New limit on public comment met with dissent at Weston City Council

Rental Resignation ordinance dissolved to avoid the potential for legal issues

Monday’s Weston City Council meeting heated up following a new restriction on public comment.
During the open forum section of the meeting, held at Weston Fire Department, Weston City Police Chief Josh Thomas informed Weston resident Randy Bohan, about the restriction.
Thomas said Bohan and other speakers are limited to three minutes, and could only address the topic in which they signed up to speak about. Bohan signed up to speak about an alley in Shadybrook.
Bohan responded that he intended to address previous questions he had asked city
officials that he felt had not been answered. Thomas reiterated that Bohan was limited to the one subject he signed up for.
“I don’t agree with that,” Bohan said.  
Thomas responded, “Well that's the way it is.”   
Moving on, Bohan said he had been speaking to other cities about salaries. Thomas questioned the information’s relevance to the alley subject that Bohan was set to speak about, but Bohan said it was relevant.
Bohan spoke about other nearby cities, including Phillipi, Clarksburg, and Grafton, highlighting the services they provide and the percentage of their budgets that went toward “upper management,” Bohan then claimed that Weston paid 9.7 percent of its budget to, “upper management.”
“What does this have to do with the alley,” Thomas again interjected.  
“We’re not getting anything done with the alley.  That’s my point,” Bohan responded, going on to say that the city was spending money and not getting results.   
Bohan also attempted to speak later in the meeting, as Weston Fire Chief Kenny James was speaking in support of the upcoming fire levy, but was prevented from doing so by Mayor Julia Spelsberg.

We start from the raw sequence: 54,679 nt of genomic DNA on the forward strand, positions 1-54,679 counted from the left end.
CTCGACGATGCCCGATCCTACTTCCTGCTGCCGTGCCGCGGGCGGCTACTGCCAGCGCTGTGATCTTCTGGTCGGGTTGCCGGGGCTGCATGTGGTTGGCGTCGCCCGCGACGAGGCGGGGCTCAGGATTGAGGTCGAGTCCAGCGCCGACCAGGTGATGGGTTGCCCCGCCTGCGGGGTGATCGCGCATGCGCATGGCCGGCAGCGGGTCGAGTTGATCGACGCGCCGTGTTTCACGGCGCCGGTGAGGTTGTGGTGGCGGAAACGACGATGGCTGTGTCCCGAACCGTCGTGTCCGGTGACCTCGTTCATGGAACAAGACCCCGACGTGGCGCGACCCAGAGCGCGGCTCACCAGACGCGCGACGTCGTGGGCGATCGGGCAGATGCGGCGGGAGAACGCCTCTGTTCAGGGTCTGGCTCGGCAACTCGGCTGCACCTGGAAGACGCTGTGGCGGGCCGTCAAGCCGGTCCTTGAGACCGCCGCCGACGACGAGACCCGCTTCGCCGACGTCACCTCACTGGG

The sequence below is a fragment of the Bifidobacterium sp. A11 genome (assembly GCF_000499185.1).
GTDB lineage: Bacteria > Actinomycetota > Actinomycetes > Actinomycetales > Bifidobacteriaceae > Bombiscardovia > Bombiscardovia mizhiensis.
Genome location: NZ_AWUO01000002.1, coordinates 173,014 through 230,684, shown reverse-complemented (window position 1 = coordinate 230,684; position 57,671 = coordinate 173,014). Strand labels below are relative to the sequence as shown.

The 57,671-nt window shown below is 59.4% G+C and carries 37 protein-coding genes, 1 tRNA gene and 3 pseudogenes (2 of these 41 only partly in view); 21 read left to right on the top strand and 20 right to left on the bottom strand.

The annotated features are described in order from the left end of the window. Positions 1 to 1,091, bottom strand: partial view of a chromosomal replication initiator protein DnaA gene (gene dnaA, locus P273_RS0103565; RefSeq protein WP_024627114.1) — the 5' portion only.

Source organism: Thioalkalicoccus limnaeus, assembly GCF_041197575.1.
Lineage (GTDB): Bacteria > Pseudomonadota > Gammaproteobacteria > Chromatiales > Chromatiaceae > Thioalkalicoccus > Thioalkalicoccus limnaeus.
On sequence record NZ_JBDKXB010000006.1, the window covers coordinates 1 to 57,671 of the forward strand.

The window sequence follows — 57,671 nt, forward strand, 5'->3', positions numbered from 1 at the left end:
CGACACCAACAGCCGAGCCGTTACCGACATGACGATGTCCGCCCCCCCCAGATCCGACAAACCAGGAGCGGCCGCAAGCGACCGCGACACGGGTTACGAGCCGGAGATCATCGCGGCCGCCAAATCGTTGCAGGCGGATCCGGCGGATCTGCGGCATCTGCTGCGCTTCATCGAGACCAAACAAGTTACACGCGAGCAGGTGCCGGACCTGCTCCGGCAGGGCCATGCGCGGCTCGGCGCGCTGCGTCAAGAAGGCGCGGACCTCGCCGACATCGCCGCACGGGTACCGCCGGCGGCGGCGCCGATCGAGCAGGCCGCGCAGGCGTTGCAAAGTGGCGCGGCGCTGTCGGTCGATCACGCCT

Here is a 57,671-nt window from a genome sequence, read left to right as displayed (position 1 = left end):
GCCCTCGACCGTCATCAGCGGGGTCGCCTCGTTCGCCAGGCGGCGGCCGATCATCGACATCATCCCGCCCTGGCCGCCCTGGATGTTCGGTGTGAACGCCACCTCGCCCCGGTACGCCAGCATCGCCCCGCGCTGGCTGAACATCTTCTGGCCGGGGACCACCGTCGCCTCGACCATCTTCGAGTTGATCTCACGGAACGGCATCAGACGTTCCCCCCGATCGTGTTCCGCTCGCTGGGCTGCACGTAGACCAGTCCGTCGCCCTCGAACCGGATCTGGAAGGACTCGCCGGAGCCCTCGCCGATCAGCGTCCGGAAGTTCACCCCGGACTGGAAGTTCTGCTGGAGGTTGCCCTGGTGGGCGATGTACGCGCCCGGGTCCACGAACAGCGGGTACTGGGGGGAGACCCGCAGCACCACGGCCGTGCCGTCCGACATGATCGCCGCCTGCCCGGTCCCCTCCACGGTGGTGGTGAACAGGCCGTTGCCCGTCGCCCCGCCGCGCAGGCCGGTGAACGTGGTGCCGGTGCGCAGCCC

Bohan again rose to speak, this time after the meeting had adjourned, telling city officials that they may silence him in the meetings, but he would not be silenced in the community.
In other news, council members voted 4-0 to dissolve the Rental Registration ordinance, which was enacted in February, 2013.  
The ordinance required residential rentals properties to be registered with the city, and required inspections of those properties every two years. It was enacted just this year.
The dissolution was done at the request of City Building Inspector Bryan Reed, who had recently been informed by an attorney with the West Virginia University Law Clinic that there was a case study on similar laws.The case study called the constitutionality of similar laws into question.  
Reed also said that  through his own research, he had discovered a similar law was recently found unconstitutional by the Ohio Supreme Court.  
In other Weston City Council news:
—Weston Street Department head Jacob Culver told the council that an agreement was pending with Dr. Robert Snuffer to use property Snuffer owns for a right-a-way that could be used for emergency and local traffic during the proposed repair of the Polk Creek Bridge.  
—Culver also said the street department was looking into the pros and cons of switching to salt brine for road treatment during the winter months.  
Culver said he had recently attended a conference that highlighted the effectiveness and economic benefit of using salt brine over rock salt.   
—Council voted unanimously to  allow one hour of free parking at all of Weston’s meters for the month of December.  
The original proposal was to allow free parking on Main Avenue between First and Second Street, but Councilman Justin Roy moved to expand that citywide.   
—Council also unanimously approved $250 in incentive pay for city employees ahead of the holidays.   
—Roy, along with Councilmen Eric Dever and John Wylie, praised Culver and his department for their promptness in responding to issues being brought to the councilman by citizens.

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